Theresa May will remain the British prime minister until at least 2020 and could even fight another national election, the country’s transport minister Chris Grayling has predicted.
In an interview with the Daily Telegraph, published on Saturday, Grayling said he was confident May would remain in the job once the British exit from the EU has been achieved in March 2019 because “she commands the overwhelming support of the Conservative Party.”
When asked whether he thought May would still be PM in 2020, Grayling said, “I absolutely want her to be and I think she will be.”
May’s Conservatives were enjoying a record surge in April in the polls when she opportunistically called for a snap election in hopes of getting an increased majority that could have strengthened her position before going into two years of intense negotiations with the European Union about Britain’s departure from the bloc.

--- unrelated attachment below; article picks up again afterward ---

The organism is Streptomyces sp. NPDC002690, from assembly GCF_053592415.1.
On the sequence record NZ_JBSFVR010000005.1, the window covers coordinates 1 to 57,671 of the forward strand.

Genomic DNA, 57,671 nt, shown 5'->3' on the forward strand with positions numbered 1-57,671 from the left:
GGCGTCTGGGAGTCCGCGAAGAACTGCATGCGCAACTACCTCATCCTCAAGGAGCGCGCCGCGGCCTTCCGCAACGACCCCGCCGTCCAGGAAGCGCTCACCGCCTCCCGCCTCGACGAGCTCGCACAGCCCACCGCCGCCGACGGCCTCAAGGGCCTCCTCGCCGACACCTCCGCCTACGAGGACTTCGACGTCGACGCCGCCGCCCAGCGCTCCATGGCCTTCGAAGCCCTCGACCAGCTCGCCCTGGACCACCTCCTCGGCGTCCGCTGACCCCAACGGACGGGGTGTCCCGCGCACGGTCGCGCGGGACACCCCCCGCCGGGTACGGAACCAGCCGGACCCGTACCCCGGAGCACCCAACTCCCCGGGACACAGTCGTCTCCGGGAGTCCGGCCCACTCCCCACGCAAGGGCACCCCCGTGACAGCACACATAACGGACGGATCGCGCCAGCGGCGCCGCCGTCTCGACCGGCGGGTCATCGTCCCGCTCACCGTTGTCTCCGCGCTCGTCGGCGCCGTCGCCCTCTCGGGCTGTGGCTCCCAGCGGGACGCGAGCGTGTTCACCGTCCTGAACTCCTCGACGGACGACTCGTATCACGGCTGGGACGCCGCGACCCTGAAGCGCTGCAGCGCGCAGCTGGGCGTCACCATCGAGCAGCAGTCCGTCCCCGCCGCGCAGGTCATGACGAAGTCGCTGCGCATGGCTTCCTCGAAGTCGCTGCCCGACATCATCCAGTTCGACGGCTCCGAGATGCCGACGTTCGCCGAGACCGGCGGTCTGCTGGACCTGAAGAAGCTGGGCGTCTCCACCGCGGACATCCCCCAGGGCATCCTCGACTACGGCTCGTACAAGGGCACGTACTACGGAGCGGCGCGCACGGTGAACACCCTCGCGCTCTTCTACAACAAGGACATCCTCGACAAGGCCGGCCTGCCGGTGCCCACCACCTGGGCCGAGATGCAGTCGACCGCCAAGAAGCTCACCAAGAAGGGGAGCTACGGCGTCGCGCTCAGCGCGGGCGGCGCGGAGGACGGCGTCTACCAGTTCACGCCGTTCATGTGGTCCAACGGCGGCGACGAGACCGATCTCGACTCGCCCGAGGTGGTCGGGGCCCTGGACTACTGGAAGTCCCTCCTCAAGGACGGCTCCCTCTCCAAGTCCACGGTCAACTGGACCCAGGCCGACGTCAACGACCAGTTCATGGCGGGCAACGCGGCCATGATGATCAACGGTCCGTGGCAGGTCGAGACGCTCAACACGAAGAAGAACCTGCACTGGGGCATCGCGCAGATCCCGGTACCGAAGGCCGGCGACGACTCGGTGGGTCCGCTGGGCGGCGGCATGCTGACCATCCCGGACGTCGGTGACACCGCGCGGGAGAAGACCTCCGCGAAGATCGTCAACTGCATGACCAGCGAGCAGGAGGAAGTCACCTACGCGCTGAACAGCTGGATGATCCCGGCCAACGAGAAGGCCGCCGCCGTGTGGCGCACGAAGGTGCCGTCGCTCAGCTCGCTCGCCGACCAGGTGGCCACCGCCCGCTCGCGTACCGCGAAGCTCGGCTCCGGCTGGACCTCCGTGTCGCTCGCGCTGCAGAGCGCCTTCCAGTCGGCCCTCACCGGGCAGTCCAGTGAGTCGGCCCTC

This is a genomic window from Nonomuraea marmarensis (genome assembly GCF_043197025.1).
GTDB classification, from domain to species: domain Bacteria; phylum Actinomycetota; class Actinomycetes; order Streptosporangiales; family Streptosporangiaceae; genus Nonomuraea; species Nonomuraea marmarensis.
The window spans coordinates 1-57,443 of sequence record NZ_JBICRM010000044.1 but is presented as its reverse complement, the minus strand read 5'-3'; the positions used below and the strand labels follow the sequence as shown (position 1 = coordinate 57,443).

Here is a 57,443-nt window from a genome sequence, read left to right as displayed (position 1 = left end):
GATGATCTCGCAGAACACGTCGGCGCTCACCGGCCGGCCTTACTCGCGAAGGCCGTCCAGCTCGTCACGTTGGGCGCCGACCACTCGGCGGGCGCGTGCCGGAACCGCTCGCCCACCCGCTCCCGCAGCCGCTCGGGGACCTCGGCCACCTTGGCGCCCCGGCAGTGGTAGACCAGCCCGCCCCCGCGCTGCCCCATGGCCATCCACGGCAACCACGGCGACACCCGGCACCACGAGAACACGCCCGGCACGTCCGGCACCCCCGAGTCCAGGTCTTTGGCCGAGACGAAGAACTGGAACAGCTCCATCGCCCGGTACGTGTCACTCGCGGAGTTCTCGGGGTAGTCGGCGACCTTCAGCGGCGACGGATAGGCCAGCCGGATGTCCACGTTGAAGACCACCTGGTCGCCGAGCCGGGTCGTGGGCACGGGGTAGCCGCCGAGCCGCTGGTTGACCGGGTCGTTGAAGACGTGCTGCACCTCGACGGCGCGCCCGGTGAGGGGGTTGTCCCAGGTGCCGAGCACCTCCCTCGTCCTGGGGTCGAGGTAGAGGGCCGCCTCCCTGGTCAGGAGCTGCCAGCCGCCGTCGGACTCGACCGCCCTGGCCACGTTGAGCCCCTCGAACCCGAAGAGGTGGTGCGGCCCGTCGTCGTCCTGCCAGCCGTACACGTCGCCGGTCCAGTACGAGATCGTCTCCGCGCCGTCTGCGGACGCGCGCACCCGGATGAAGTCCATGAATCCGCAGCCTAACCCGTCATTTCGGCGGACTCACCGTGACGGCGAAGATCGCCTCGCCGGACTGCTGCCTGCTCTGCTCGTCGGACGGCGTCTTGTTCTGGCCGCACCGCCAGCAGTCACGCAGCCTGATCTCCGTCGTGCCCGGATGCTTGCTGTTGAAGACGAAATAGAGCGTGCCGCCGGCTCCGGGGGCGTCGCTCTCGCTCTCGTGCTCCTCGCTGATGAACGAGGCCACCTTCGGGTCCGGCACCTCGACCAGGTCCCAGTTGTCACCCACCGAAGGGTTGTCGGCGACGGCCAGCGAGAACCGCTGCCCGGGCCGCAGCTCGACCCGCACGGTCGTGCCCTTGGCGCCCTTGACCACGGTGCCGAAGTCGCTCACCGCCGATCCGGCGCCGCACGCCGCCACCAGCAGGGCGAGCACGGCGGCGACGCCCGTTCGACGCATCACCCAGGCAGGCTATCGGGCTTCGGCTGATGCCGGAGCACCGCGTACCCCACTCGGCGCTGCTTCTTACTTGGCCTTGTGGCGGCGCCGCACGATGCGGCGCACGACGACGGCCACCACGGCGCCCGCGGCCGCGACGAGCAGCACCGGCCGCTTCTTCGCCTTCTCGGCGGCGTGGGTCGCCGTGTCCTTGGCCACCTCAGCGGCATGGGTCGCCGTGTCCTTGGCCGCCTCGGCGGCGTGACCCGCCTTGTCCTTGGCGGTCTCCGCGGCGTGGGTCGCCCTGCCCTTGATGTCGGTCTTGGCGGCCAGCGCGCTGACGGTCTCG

However, May’s election gamble spectacularly backfired. British voters dealt her a devastating blow on June 8, wiping out her parliamentary majority. The opposition Labour Party, meanwhile, picked up dozens of seats.
May was forced to seek a contentious supply-and-confidence agreement with Northern Ireland’s Democratic Unionist Party (DUP), which won 10 seats, in a bid to cling to power – at the cost of £1 billion.
Labour leader Jeremy Corbyn has vowed to “try to force an early general election” after May lost her parliamentary majority.
Corbyn has said it’s “ludicrous” to suggest May could stay in power and that his party “will challenge this government at every step and try to force an early general election.”
Grayling, who was May’s campaign manager in 2016 when she won the Conservative Party leadership, said she might contest another election.
“Who knows? We’ll see further down the road what happens, but ultimately I think it will be her choice, as it should for any prime minister about how long they want to serve,” he said.
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